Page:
Thursday January 26, 2006
We both of us dashed out to bag the trash and carry it to the kerb this morning. This is normally my job but, seeking to avoid spending too much time out in the cold, we made a joint effort of it. I’m feeling really rather chipper just now and the last thing I want is to suffer a chill and spoil things.
In line with that, I’m ashamed to say that, apart from a quick turn up and down the drive, or around the house, when I felt the need of some fresh air, that was the limit of my outdoor activity today. It would have been a splendid day for a winter walk, cold, bright and sunny, but laziness kept me indoors. It’s a battle many of us fight every winter, I suspect.
Mid-morning came the expected call from a surveyor in Lincoln, making an appointment to ‘come and see’ the house on Tuesday. This is not a full structural survey, merely a visit in behalf of the buyer’s mortgage company to assure them that the house exists and that, on inspection it’s worth the money being borrowed against it, with no glaringly obvious faults. It’d pass either test but you can’t help but feel a little relief that some impersonal bloke isn’t going to crawl all over your home looking for problems and, to justify his fee, needing to find some.
The timing is perfect, being the day before Graham disappears in the direction of Somerset. We are both of us agreed that I don’t do surveyor duty unless it’s absolutely essential. As was exampled when we sold the Little Old House in the West, I find it difficult to suffer the breed gladly.
So on Tuesday I will disappear to do shopping and Graham will see the surveyor round the house, which will be prepared back up to full presentation standards, hopefully for the very last time.
“I’m really looking forward to living in a house that’s not for sale,” I said. “It’s been a long haul.”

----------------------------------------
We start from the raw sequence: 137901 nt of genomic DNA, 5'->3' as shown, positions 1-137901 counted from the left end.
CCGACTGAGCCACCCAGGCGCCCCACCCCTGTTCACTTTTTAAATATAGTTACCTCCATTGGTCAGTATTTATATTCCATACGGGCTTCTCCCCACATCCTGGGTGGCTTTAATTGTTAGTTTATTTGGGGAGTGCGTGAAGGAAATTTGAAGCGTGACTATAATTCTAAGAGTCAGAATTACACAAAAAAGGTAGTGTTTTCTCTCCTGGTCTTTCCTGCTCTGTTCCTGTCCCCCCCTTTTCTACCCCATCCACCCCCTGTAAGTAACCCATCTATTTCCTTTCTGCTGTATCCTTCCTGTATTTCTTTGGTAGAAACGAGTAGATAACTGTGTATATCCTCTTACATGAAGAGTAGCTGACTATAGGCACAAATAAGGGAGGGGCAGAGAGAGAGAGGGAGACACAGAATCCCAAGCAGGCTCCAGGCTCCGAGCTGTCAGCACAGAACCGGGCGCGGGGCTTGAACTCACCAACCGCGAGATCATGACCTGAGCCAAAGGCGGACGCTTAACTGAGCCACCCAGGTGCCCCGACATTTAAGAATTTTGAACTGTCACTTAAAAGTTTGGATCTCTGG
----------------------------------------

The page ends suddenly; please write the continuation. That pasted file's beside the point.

“We’ve had longer.”
“That’s true. Perhaps it’s me.”
“You should drop that ‘perhaps’.”
“Don’t be cruel.”
“Don’t be silly.”
However we may josh about it, the valuation survey is a major step on the house sale checklist and, when it’s done, you can settle down to the preliminaries before the moving job itself. I find that stage to be far less wearing and stress-making.
I’d be best advised from now on to put my head down and get on with the de-clutter job. Two eBay items came to the end of their auction this evening, with entirely satisfactory results, and three more will close tomorrow. It’s been a little too cold for me to spend time in the unheated garage, sorting through the boxes Graham brought down a few days back, but I’d better wrap up, wear my fingerless gloves, and get the job done pretty darn quick.
All too soon the sun disappeared, the sky grew dark, and the frost settled in once more. I sat down to watch one of my all-time favourite TV programs—a re-run on ITV3 of The Beiderbecke Affair—and, on the side, smacked our dinner in the oven. Chicken breasts, tray baked in a red wine sauce.
Following on yesterday’s example of cheat’s cookery I made the red wine sauce in a totally lazy way. A drizzle of olive oil in the frying pan, brought up to a gentle heat, drifted with a very small amount of cornflour, stirred and then built up with a few mushrooms and tiny onions from the freezer, herbs and seasoning from the cupboard, and given a quick sizzle before pouring over the chicken breasts ready to shove in the oven. The red wine came from the freezer, too, following another cheat’s shortcut—when you want to make a red wine sauce, don’t waste good plonk on it; buy a cheap special offer bottle, use a cupful, and freeze the rest in an ice tray. Next time you need it, grab two or three cubes, drop them into the pan, and Bob’s your uncle.
“That smells good,” said Graham.
“Thanks. Not bad for a silly person?”
“Now you’re the one who’s being cruel.”
“Sorry. It’s my job.”